With the drop in oil prices, the rate of overall consumer price inflation has subsided, averaging just 1.0 per cent in the first seven months of this year. Economists’ forecasts are for inflation to average close to or slightly above one per cent this year, but then average two per cent or higher in 2016. 

While overall inflation may have waned, it’s not affecting everyone in the same way. It’s impossible not to notice rising food prices in the grocery aisles. So far this year, average prices for food purchased in stores have increased by an average of 4.1 per cent, four times the general inflation rate. In particular, the price of meat is up by almost 10 per cent and the price of fresh vegetables up by an average of six per cent so far this year. Rising prices for food especially hurt lower and middle income households and families with, for whom food consumes a much larger share of their budget.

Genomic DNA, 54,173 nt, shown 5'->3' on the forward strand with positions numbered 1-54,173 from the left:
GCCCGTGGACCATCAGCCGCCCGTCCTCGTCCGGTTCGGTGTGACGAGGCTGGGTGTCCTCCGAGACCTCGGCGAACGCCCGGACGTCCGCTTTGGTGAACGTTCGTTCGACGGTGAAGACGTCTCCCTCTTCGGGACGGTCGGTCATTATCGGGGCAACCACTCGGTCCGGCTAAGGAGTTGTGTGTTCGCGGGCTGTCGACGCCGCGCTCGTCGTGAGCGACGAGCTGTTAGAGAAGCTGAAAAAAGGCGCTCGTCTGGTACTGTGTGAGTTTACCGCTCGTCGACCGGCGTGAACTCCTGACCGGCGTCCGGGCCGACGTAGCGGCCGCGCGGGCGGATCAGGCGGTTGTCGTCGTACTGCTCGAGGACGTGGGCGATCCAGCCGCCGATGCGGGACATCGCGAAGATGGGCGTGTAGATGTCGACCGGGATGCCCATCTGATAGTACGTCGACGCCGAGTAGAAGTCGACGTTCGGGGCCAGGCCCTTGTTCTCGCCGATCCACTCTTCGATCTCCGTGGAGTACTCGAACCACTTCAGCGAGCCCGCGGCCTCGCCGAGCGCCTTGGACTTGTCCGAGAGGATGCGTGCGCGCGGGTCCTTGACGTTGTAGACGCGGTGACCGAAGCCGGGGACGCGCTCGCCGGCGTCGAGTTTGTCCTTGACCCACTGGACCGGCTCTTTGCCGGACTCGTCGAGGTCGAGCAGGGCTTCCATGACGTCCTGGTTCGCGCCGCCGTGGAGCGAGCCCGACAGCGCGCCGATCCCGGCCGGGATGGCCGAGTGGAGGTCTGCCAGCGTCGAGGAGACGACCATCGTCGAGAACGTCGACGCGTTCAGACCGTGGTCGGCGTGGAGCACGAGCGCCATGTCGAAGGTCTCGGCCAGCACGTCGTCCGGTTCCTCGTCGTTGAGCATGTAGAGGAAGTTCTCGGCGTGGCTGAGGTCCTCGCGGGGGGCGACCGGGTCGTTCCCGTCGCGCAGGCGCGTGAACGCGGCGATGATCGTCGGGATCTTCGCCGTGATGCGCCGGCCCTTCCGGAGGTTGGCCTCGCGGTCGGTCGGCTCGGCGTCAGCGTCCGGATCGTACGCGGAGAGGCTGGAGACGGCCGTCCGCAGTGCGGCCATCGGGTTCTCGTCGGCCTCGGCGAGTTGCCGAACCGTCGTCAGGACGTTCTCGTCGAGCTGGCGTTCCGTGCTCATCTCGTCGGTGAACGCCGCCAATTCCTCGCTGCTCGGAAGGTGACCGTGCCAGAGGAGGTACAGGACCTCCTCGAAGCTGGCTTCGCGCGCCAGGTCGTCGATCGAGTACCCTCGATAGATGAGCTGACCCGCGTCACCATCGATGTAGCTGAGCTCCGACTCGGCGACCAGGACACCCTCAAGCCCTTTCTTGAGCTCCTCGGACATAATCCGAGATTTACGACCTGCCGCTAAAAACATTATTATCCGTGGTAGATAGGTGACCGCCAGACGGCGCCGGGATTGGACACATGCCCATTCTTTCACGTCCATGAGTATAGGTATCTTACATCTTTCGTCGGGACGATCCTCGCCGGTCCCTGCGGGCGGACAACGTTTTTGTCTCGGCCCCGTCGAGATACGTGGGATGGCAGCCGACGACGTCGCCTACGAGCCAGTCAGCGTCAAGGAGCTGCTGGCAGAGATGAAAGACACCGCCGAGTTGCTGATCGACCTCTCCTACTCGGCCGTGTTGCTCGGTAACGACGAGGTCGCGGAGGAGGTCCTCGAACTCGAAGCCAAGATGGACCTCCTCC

And despite the plunge in global oil prices, not much of the savings are flowing through to Canadian consumers, because oil companies and refiners have increased their margins. In late August 2015, the price of a barrel of oil dropped to half what it was a year before, but prices at the pump are just 14 per cent lower. Even after excluding taxes and adjusting for the drop in the value of the Canadian dollar, gasoline prices at the pump for Canadians have declined by less than half the drop in the world price of oil.